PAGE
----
B&W G3 OS9 as television server
November 18, 2005 7:01 AM   Subscribe

I’ve got a B&W G3 running OS9 (actually, mostly gathering dust) - can I slap a big hard drive in it and use it to feed downloaded television to my TV?

In particular, is there software for OS 9 that will work with contemporary video codecs? And if you have any particular software to recommend, that would be great.
posted by juliewhite to Computers & Internet (5 answers total)
I don't know about OS 9, but I would wager it won't.

However, there is YellowDog Linux, which should run more stable anyhow and will allow you to do pretty much anything you can do with, well, Linux.
posted by uncle harold at 7:11 AM on November 18, 2005

I'd suggest throwing OS X on the G3. It has better support for large hard drives, and the best video player (with all the codecs), Videolan Client, doesn't run under OS 9.

Something else to keep in mind: which revision B&W is it? The original model has a buggy IDE bus controller. The only real solution is to replace it with a controller card from Sonnet. But this is only a problem if you've got the original Rev. 1 B&W G3 sold in the first half of 1999.
posted by jbrjake at 7:36 AM on November 18, 2005

Tiger will install on these, provided they have Firewire ports on the back.

That said, don't be surprised if even VLC chokes on all but the lowest of bitrate media. Even a 450MHz G3 might not cut it with 640x480 MPEG2 decoding. It definitely won't cut it with any of the MPEG4 codecs. Some of these machines used special versions of the DVD player app to achieve full frame full speed MPEG2 decoding by utilizing the (ATI I think) video card in them, and that was only the case if they shipped with a DVD drive.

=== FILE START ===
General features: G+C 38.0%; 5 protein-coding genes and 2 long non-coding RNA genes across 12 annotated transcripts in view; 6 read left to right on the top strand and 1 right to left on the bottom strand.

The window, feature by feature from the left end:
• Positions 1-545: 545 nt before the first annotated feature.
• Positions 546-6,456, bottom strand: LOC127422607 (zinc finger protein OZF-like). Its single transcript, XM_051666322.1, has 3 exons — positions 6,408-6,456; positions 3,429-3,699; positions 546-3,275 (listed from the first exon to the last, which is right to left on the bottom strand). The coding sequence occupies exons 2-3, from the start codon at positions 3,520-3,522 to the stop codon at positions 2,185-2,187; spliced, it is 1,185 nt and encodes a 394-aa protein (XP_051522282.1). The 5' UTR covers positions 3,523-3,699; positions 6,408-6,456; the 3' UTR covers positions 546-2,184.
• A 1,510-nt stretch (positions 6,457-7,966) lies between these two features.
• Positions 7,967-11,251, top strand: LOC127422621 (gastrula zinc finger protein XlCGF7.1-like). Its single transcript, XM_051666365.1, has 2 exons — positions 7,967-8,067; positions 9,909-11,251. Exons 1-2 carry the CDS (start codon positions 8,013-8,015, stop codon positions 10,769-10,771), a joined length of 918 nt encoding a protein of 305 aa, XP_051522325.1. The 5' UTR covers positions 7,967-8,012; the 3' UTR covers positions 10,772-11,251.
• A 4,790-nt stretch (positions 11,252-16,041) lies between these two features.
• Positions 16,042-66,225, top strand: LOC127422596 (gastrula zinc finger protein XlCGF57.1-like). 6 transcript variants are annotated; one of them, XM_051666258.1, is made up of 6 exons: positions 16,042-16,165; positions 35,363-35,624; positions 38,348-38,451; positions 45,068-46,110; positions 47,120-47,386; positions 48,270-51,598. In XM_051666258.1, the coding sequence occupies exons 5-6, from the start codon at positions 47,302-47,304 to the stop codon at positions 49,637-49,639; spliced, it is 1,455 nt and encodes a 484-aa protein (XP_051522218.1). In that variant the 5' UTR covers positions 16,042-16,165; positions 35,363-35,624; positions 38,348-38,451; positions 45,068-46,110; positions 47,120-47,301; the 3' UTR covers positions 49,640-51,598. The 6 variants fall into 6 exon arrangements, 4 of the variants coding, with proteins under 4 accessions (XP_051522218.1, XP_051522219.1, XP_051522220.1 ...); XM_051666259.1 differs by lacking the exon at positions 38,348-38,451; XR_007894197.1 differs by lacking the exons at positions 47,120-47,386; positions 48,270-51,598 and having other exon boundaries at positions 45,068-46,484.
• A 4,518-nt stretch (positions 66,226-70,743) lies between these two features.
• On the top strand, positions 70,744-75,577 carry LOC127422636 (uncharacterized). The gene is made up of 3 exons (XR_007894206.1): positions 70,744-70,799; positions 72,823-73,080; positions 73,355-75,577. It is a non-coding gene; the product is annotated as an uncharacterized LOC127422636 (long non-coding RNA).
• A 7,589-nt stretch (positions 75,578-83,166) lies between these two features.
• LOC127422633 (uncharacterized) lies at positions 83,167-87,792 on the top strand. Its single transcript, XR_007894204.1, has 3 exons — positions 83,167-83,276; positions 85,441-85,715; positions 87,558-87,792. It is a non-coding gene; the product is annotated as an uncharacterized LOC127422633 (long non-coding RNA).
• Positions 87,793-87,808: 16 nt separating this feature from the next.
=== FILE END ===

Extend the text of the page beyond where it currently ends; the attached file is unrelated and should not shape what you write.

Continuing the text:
jbrjake is correct about the buggy IDE controller. I have an early B&W and a late B&W. The late one works great with the internal IDE controller and the early one required a cheap ATA PCI card.

The good news is that you can easily upgrade the video card, the ATA subsystem and the processors on these to get to the point where it would be a fine media player. A 1GHz G4 upgrade will run you about $275, or less on eBay. A decent video card should run less than $100.

However, given the Mac Mini priced at only $499, and being small and quiet to boot...

That B&W with a chunk of HD would make a fine file server though.
posted by tomierna at 9:42 AM on November 18, 2005

I'll second tomierna -- You can put OS X on it, max the memory, stick in a larger HD, and give it a shot. But while this machine could gracefully serve audio, it will probably chug, huff, and puff serving video. Mac Mini...
posted by omnidrew at 10:05 AM on November 18, 2005

I would not put Tiger on anything slower than, say, 800 MHz. Definitely not this machine. Panther would probably be OK.

VLC, while a great program, will overmatch your processor, resulting in periodically halting playback.
posted by adamrice at 10:20 AM on November 18, 2005

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